In the Doubles’ world Australia’s Matt Ebden made it to the final, but he and Rohan Bopanna could not deny America’s Rajeev Ram and England’s Joe Salisbury winning their third consecutive title. Remarkably, the last time the same male pairing won a hat-trick of US titles was when Maurice McLoughlin and Thomas Bundy were victorious from 1912-1914.




New York’s reputation as a tournament for cosmopolitan victories was reinforced by the Mixed Doubles success of unseeded pairing Anna Danilina and Harri Heliovaara from Kazakhstan and Finland, who toppled America’s No.1 seeds, Austin Krajicek, a distant cousin of former Wimbledon champion Richard Krajicek and Jessica Pegula.




For Pegula it was an uncomfortable end to a tournament, where seeded third in the singles she was unable, once again , to proceed beyond her career best Grand Slam finish of the quarter-finals , losing in the fourth round to American Madison Keys. America also had hopes in the Men’s Singles with an all American quarter-final between Francis Tiafoe and Ben Shelton, and Taylor Fritz playing Djokovic in another. The next American wave is yet to sweep all before it. Andy Roddick remains America’s last Men’s champion winning his only Grand Slam in 2003.


The finals of the US Open now take place close to the anniversary of the 9/11 terrorist attacks. It is hard to believe that 22 years have passed since America's most deadly domestic attack. Close to 2,500 people died in the attacks. The caprice of nature, not the malice of man, has seen earthquakes in Morocco claim as many lives and probably more.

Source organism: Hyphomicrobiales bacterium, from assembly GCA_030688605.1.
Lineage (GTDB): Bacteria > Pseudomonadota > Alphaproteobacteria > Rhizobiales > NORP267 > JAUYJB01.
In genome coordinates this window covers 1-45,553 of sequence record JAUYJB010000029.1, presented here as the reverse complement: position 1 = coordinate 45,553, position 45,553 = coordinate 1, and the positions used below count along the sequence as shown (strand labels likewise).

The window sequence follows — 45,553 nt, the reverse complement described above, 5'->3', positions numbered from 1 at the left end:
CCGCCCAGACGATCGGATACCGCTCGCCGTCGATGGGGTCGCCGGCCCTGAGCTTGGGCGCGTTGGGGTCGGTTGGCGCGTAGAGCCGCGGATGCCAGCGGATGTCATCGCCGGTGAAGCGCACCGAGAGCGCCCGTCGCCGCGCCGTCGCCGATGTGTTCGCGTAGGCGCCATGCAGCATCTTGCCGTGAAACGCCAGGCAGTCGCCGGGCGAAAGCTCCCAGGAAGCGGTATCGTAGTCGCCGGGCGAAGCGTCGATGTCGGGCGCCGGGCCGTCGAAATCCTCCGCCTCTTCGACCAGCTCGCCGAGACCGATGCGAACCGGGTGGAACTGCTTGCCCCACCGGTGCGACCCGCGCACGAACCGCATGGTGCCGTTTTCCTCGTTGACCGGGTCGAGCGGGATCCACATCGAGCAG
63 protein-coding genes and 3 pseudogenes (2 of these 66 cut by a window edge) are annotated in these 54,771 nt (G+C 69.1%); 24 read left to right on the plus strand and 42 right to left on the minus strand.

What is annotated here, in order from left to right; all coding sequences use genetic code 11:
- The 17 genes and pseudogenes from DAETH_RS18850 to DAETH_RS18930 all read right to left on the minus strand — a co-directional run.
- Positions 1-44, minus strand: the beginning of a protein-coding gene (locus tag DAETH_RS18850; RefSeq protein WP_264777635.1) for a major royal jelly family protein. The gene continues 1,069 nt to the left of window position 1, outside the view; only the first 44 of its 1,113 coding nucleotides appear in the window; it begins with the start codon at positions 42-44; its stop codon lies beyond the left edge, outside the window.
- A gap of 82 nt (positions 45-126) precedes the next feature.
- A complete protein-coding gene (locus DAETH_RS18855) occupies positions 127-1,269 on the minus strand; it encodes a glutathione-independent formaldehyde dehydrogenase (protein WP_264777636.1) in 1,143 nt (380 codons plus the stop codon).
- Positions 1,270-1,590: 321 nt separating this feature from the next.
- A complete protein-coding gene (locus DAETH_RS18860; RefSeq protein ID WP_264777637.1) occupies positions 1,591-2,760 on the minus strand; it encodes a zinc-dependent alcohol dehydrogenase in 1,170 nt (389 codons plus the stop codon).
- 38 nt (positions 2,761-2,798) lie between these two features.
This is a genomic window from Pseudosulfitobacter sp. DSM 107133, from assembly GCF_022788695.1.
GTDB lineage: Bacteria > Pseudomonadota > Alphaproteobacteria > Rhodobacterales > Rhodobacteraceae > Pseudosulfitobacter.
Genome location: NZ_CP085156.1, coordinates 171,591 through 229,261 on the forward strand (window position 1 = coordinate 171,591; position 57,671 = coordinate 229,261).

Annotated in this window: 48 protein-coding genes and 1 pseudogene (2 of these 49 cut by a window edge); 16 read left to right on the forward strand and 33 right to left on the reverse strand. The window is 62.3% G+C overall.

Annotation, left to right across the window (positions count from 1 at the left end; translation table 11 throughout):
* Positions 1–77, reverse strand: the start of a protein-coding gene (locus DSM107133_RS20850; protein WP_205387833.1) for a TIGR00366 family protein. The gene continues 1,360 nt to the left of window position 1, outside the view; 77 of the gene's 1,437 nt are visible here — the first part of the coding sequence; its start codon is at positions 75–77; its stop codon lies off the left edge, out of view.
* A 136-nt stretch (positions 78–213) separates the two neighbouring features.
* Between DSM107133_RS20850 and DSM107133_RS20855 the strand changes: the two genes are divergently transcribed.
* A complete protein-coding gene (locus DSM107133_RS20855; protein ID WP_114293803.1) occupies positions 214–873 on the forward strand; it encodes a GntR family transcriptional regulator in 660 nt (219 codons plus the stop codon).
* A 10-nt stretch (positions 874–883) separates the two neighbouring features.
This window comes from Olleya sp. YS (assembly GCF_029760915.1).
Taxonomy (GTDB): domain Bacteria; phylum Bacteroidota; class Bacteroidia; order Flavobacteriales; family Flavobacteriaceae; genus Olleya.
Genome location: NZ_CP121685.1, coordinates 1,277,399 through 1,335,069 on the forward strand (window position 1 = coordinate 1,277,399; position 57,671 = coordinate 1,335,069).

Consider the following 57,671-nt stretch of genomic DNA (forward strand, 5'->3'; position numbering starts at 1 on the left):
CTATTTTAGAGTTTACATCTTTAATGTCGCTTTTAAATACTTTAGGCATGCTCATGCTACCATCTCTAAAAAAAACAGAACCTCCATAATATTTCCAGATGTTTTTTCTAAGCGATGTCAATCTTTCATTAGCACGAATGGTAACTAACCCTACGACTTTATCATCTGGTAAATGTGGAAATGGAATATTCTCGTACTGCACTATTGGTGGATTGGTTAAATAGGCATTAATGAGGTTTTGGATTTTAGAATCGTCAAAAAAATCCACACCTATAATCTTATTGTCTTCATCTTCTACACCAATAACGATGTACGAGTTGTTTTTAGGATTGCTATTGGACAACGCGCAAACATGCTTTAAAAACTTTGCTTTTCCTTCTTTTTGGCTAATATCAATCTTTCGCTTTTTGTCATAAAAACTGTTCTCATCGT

And then there have been devastating floods in Libya that may have swept over 10,000 people to their death in a moment of Malthusian mayhem.



Another anniversary of note at time of US Open is the anniversary of the death of Princess Diana, who died on 31st August, 1997, alongside her boyfriend Dodi Fayed in a car crash in Paris. Eerily, the father of Dodi Fayed, Al Fayed, died on the eve of the anniversary of Diana’s death in London aged 94. Not to forget that the first anniversary of the Queen’s death was September 8th.


People pass on, but legacies remain. For mine, the death of Diana has not lost its sting as the Royal family still grapples with her legacy. King Charles III could only be described as a muted monarch. His heirs and successors remain physically and culturally divided across the Atlantic.


At the end of another Grand Slam year, tennis pundits often consider which Slam has the greatest influence of all. Where does the US Open sit in the eyes of the tennis world?